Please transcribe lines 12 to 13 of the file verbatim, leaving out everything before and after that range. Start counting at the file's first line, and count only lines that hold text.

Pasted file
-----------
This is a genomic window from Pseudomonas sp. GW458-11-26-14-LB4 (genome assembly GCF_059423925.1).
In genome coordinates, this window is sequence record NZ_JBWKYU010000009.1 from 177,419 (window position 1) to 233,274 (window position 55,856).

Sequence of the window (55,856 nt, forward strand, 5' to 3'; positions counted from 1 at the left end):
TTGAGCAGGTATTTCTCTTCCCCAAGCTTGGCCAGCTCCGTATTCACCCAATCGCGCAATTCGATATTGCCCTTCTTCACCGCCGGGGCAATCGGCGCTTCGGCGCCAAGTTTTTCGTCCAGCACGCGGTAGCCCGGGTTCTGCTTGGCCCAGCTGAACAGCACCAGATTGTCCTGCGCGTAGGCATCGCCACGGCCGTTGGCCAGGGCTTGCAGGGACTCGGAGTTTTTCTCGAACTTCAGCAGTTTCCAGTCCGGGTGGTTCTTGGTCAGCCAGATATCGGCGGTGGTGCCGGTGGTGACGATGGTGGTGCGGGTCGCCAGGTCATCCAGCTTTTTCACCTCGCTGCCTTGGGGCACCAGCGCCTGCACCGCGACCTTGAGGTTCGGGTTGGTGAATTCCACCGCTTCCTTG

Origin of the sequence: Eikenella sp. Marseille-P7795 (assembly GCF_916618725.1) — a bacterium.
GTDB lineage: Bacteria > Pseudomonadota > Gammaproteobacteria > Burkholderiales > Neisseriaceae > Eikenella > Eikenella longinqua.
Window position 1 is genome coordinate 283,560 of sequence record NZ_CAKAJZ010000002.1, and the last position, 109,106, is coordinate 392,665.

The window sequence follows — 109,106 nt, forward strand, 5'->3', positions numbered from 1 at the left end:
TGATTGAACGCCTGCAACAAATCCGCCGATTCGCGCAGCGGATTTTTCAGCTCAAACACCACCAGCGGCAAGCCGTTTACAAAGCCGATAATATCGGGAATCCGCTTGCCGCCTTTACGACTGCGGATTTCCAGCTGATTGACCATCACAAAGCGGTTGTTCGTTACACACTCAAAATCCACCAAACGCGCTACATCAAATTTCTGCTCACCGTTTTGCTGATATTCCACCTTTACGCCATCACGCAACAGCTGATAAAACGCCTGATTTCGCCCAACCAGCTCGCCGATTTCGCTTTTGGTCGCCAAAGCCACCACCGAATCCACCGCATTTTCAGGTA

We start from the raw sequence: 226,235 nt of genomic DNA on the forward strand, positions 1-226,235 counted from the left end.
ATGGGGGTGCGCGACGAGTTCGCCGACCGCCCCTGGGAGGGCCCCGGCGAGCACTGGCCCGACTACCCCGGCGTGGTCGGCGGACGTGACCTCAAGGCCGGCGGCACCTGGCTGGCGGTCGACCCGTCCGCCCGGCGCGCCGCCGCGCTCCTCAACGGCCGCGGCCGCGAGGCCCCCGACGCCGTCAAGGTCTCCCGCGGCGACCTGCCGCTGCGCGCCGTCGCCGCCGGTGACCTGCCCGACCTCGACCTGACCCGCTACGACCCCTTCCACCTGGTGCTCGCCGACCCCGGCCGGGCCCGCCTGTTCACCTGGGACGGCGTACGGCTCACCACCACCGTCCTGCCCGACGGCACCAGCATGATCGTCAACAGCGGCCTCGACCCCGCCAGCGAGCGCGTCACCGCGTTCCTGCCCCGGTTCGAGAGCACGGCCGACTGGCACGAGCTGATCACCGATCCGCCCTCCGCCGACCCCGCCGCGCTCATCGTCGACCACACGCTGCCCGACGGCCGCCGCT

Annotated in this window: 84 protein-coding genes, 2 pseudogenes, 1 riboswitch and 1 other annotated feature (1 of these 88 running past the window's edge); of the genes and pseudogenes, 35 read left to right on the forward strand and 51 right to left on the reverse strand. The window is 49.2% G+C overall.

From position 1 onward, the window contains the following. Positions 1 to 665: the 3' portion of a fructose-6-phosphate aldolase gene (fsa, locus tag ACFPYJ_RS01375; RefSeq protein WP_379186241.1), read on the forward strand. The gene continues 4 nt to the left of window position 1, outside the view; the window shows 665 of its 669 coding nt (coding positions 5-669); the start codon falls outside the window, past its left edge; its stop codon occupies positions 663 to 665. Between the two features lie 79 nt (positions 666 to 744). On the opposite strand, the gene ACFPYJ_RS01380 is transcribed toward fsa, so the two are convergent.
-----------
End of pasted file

Annotated in this window: 84 protein-coding genes, 2 pseudogenes, 1 riboswitch and 1 other annotated feature (1 of these 88 running past the window's edge); of the genes and pseudogenes, 35 read left to right on the forward strand and 51 right to left on the reverse strand. The window is 49.2% G+C overall.

From position 1 onward, the window contains the following. Positions 1 to 665: the 3' portion of a fructose-6-phosphate aldolase gene (fsa, locus tag ACFPYJ_RS01375; RefSeq protein WP_379186241.1), read on the forward strand. The gene continues 4 nt to the left of window position 1, outside the view; the window shows 665 of its 669 coding nt (coding positions 5-669); the start codon falls outside the window, past its left edge; its stop codon occupies positions 663 to 665. Between the two features lie 79 nt (positions 666 to 744). On the opposite strand, the gene ACFPYJ_RS01380 is transcribed toward fsa, so the two are convergent.